New regulation threatens the success of Britain’s thriving insurance sector

SINCE the financial crisis, policymakers have focused on regulating banks. But while banking plays a central role in the financial sector, insurance plays another. The UK insurance industry is the largest in Europe. It manages investments amounting to 26 per cent of annual GDP, and accounts for £10.4bn in tax revenue, employing 290,000 people in the UK alone. As an exporter, almost 30 per cent of its net written premiums come from overseas.

However, changes to the regulatory requirements are in danger of damaging the standing of insurance in the UK. The consequences could be serious, as the diversity, flexibility and imagination needed for a competitive industry are likely to suffer.

Recent attempts to improve standards of advice may have the unintended consequence of undermining the incentive to save. To eliminate the possible conflict between advice and commission, financial advisers in the UK must now be qualified. But since advice must be paid for by customers directly, rather than as commission, access tends to be limited to those with at least £50,000 to invest, whereas the average pension saving is £30,000. The incentive to sell savings has declined, when private and household savings are recovering after years of decline, and those intent on saving may seek advice from unqualified sources. The risk of mis-selling has been exchanged for the certainties of mis-buying, or failure to start saving.

Further, in 2006-7, insurance regulation moved to Brussels under the aegis of the European Insurance and Occupational Pensions Authority. As a result, a superstructure of regulation is developing on top of the UK’s simple and effective foundation. The problem is compounded by the tendency to lump banking and insurance together. But banks profit by mismatching assets and liabilities; insurance companies work by matching assets and liabilities, and profit by the pricing of risk.

Greater emphasis has been placed on mitigating the risk of insolvency. The capital to be held by insurers against risk has been raised across the industry. But the regulator can impose a higher capital requirement than an insurer may wish. While the previous system worked well through the crisis, the combination of market and regulatory pressure has since led to bizarre outcomes.

With the fall in asset prices, insurers were forced to liquidate risk assets in falling markets, which made the falls worse and damaged future returns as insurers rushed to bolster their solvency. The need to maintain levels of solvency on an essentially daily basis means balance sheets will become more volatile, as insurance companies will be forced to hedge risks as they emerge on a rapid basis.

Different views about what constituted safe long-term assets traditionally meant that insurance company balance sheets were different across the sector. One insurer might favour government bonds, while another liked commercial mortgages. Thus, some companies appeared riskier than others. But the market worked effectively with relatively little failure. Nonetheless, the recent trend from the EU aims to eliminate such risk with proposals for Solvency II – a system involving a new and prescriptive modelling of risk, new classifications of assets and new ways of calculating required capital.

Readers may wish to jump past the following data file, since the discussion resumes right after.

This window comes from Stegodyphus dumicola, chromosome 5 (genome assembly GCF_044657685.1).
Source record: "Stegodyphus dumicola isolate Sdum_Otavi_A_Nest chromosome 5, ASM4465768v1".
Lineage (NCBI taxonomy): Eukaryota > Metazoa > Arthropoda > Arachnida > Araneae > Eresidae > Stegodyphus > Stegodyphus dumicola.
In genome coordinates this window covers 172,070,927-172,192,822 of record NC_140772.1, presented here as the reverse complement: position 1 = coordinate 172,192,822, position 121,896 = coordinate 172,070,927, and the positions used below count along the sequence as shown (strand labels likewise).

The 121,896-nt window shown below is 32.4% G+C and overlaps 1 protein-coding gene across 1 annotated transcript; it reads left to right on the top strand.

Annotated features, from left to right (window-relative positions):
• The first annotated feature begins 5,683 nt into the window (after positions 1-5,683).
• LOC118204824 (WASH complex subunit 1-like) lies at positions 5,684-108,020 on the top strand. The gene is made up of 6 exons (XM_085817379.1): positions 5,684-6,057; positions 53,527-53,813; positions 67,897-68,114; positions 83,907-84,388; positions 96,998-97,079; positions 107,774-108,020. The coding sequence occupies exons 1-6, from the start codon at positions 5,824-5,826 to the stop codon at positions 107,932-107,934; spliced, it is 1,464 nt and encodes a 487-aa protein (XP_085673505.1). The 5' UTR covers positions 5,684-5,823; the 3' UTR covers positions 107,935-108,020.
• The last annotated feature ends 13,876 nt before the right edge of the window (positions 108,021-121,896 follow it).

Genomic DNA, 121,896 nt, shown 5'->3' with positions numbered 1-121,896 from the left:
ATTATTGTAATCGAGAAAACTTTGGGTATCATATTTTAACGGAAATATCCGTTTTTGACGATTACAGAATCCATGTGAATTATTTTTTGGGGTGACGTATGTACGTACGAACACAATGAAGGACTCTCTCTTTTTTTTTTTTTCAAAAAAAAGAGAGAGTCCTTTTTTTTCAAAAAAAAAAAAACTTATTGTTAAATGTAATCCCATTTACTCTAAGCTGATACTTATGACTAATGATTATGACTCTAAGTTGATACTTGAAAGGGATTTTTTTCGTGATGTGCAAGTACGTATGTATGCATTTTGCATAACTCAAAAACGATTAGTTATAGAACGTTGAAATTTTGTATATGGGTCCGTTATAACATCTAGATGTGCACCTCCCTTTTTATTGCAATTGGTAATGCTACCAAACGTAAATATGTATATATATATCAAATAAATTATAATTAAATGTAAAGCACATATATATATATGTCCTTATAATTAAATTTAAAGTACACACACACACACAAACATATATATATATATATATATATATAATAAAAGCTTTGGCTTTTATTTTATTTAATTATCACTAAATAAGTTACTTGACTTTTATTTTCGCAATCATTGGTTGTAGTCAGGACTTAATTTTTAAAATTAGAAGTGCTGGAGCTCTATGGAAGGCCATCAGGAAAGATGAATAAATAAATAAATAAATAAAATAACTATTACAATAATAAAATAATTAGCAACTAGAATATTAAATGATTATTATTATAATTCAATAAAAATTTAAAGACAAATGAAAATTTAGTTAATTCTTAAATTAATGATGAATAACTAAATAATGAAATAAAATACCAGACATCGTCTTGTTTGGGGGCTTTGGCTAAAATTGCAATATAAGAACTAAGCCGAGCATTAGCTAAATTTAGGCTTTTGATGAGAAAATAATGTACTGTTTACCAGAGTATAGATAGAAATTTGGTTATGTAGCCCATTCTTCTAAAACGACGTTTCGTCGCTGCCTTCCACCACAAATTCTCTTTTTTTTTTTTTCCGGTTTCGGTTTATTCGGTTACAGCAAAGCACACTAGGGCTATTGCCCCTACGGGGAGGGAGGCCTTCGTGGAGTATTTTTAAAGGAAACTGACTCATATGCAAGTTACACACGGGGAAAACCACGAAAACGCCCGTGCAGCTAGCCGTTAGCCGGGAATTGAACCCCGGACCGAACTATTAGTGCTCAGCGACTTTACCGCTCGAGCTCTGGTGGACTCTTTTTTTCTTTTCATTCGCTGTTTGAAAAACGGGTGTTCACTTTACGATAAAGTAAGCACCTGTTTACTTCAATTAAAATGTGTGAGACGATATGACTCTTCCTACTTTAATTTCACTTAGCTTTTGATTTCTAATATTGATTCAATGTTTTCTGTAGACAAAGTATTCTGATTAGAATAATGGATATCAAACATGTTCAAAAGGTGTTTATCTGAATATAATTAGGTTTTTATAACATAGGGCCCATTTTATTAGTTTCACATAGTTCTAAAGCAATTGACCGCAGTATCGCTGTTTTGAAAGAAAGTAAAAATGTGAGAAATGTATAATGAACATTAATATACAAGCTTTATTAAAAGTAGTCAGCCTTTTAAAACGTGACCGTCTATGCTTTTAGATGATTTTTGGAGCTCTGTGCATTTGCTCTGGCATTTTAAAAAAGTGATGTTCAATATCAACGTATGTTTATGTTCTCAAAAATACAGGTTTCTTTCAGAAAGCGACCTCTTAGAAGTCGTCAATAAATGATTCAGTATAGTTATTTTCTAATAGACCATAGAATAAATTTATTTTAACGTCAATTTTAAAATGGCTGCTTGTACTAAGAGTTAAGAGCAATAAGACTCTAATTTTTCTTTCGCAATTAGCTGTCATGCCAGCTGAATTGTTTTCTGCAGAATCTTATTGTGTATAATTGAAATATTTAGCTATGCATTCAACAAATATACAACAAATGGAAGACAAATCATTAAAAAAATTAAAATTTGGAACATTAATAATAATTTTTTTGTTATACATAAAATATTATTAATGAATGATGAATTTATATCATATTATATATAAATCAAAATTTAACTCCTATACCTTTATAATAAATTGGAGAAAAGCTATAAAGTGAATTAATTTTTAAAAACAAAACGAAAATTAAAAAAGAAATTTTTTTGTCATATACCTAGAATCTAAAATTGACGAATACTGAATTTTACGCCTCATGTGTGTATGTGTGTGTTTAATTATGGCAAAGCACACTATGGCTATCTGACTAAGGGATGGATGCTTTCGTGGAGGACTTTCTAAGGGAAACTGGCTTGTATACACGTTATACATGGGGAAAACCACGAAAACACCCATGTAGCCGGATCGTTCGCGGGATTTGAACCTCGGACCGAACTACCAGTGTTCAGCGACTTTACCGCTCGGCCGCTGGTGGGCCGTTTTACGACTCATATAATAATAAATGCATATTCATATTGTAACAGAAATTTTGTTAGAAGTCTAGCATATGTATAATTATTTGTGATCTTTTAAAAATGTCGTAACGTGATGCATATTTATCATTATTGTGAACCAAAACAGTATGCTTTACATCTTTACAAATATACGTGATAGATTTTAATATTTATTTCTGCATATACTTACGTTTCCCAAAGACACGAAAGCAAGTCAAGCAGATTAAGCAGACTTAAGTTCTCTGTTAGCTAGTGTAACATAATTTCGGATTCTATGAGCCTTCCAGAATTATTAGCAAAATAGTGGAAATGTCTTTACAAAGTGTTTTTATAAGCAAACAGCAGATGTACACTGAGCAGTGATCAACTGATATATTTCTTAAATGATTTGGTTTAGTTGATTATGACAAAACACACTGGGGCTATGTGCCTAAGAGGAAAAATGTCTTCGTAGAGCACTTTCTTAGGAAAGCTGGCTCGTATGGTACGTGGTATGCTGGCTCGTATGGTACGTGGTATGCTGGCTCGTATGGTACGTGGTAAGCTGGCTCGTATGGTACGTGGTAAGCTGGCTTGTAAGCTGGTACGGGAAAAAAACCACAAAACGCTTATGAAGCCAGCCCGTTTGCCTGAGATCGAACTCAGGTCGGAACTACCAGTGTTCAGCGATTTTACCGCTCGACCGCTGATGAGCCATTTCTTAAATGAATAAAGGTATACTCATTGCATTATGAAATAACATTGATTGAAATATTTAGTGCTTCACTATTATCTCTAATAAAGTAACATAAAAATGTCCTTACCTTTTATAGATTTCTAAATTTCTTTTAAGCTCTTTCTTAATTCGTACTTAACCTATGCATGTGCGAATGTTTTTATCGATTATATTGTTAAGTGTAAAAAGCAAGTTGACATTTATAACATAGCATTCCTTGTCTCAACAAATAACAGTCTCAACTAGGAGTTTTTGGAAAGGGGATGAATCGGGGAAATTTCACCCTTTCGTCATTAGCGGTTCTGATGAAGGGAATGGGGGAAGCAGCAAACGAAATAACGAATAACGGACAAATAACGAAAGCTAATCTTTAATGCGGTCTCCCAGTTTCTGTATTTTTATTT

Introducing new rules has led to huge costs and unintended consequences. For example, it is making it more expensive for European insurers to own US businesses. In effect, the regulator now determines the appetite for risk by determining how risky each class of asset is. There will be large capital penalties if the regulator’s position is not followed, and so the capacity to pay dividends will be reduced. Balance sheets will become increasingly similar, stuffed with government bonds and high quality bonds with ever less risk taken. Solvency II, as Andrew Bailey, the head of the Prudential Regulatory Authority, explained, is “lost in detail and vastly expensive”. The lack of diversity in insurers’ ability to manage risk also reduces customer choice and removes important sources of long-term finance from the economy. This exposes the entire system to greater risk if fundamental misjudgements are made, or if a novel source of risk, not anticipated in the regulatory imagination, emerges.

Recent regulatory developments, both in the UK and EU, will have grave implications for the success, if not survival, of the insurance industry. Not only will companies be poorer, but many may go out of business, as global competitors less fettered by their regulators will offer higher returns. And many savers will suffer from the reduced choice of investment permitted by the regulators.

John Hodgson is a former chief operating officer at Aviva Investors. This is an extract from The Financial Sector and the UK Economy: The Danger of Over-Regulation, published by Politeia. www.politeia.co.uk

The views expressed in this piece are the author's own.